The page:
The IceCaps are the toast of the Rock. Since moving from Winnipeg to St. John's last year, the American Hockey League team has sold out every home game, pulled in a tidy profit and built a loyal following across the province. While AHL clubs in large cities struggle to attract attention, in this remote market of 200,000, the team is the biggest game in town.
It is also one of the most visible symbols of the province's economic turnaround, an oil and gas-fuelled wealth that's easy to see. Bars in the city's compact core, a couple minutes' walk from the IceCaps home at Mile One Centre, do brisk business; clapboard rowhouses look freshly painted in bright colours; new suburbs ring the city.
So it's appropriate that Danny Williams, the former premier heavily associated with that prosperity, is in charge of the IceCaps.
He brokered the team's relocation to Newfoundland and serves as its president, courting sponsors, reviewing finances and checking stocks of merchandise. During the IceCaps' playoff run last year, he even travelled with them, fraternizing with players over meals and rounds of golf.
"This is a labour of love for me. It's an opportunity to combine my passion for hockey with my business experience," Mr. Williams says on a grey, drizzling morning in his corner office on a hilltop overlooking downtown St. John's. "I'm involved in everything, from soup to nuts."
The sport has been a constant thread through his life.
He played in minor leagues as a child, captained Oxford University's team as a Rhodes Scholar, and served on the board of the Maple Leafs' AHL affiliate in the 1990s and 2000s, before the team left St. John's for Toronto. He even used his team's puffin mascot for an anti-Stephen Harper photo-op during a feud with the Prime Minister over energy revenues.
He still suits up every Tuesday night for a game of rec-league hockey at St. Bonaventure's Forum, a low-slung rink behind the neo-classical private Catholic school he attended as a child. At 63, he's the oldest guy on the team, playing with an assortment of friends and former law partners.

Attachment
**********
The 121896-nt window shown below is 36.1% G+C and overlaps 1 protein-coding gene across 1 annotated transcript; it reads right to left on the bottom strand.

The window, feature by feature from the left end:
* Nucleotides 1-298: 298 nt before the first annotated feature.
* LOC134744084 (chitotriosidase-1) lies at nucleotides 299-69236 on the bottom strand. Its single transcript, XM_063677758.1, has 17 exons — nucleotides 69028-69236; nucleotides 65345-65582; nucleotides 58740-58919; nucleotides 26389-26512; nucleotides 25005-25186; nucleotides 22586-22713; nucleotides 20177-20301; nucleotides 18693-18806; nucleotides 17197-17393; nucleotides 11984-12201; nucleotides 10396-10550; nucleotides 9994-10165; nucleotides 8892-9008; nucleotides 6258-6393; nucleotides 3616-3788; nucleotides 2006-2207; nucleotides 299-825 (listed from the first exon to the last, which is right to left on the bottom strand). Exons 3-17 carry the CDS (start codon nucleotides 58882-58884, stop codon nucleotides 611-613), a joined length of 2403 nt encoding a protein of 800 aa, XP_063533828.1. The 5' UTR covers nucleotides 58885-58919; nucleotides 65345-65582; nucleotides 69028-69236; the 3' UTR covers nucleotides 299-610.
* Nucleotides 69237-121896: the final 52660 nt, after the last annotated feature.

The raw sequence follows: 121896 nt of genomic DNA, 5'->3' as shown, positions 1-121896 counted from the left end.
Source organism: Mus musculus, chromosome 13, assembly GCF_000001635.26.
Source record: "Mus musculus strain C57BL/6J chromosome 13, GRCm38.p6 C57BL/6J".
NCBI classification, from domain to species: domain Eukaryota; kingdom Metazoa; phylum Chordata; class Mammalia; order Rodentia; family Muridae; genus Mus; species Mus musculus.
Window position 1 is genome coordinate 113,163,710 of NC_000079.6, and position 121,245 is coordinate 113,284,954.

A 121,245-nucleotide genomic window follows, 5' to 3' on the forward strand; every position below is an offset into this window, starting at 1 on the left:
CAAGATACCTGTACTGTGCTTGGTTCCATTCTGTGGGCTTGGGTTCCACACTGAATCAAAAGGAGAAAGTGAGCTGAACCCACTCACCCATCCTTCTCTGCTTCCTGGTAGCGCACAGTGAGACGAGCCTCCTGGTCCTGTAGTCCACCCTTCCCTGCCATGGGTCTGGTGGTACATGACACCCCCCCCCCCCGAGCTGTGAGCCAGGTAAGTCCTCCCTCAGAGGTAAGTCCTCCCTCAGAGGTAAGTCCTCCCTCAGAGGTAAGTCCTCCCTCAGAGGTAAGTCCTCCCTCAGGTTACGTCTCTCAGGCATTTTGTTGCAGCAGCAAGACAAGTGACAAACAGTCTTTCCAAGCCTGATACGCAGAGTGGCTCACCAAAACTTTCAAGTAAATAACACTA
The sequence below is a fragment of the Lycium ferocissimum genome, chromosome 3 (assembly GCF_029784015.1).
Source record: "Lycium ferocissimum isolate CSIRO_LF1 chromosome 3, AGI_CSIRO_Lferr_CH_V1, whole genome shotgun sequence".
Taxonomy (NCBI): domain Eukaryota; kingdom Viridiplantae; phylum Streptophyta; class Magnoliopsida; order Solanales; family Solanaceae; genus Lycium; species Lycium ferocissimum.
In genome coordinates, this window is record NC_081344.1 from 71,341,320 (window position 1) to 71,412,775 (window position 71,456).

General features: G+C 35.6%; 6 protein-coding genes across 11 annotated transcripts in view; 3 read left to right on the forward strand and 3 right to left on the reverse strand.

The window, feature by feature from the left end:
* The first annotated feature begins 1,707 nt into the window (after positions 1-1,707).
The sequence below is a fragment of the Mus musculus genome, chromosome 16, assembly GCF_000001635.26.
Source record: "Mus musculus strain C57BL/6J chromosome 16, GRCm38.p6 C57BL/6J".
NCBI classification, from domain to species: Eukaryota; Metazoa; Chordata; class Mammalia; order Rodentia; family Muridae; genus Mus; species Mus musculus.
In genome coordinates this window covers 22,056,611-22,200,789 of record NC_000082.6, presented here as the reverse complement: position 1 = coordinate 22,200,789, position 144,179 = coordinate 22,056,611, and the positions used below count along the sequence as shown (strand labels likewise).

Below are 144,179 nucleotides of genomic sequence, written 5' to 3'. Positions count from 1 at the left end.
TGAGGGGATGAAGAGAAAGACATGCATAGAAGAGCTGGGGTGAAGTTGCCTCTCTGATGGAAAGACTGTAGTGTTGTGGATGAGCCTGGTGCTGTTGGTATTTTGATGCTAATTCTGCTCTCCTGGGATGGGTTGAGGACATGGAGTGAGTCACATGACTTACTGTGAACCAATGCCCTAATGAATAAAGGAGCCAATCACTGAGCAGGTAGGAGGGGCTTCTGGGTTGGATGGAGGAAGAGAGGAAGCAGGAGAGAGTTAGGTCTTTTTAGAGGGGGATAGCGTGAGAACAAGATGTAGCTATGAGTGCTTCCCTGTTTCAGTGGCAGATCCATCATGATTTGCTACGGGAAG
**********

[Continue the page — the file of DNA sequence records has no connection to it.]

The IceCaps also helped fill a void in his life, lifting him out of a post-politics slump. "Once you step down, you come off this huge treadmill that's just racing all the time," he says. "There was a vacuum for probably two or three months where I'd wake up in the morning and go, 'What do I do now?'"
True North Sports and Entertainment, owners of the AHL's Manitoba Moose, were bringing the NHL back to Winnipeg and had to move the farm team. They approached Mr. Williams through Glenn Stanford, formerly an executive with the St. John's Maple Leafs who then was serving as president of the Hamilton Bulldogs.
Mr. Stanford, a Newfoundland native, never stopped looking for a way to bring pro hockey back home. As True North executives negotiated for an NHL team, he called them every few months to keep St. John's on their radar. In May of 2011, a deal was struck: Mr. Williams leases the IceCaps, taking on expenses and collecting profits.
Craig Heisinger, the team's general manager, says True North could have kept the franchise closer to Winnipeg, but picked St. John's because of Mr. Williams and Mr. Stanford, who returned to Newfoundland to become chief operating officer.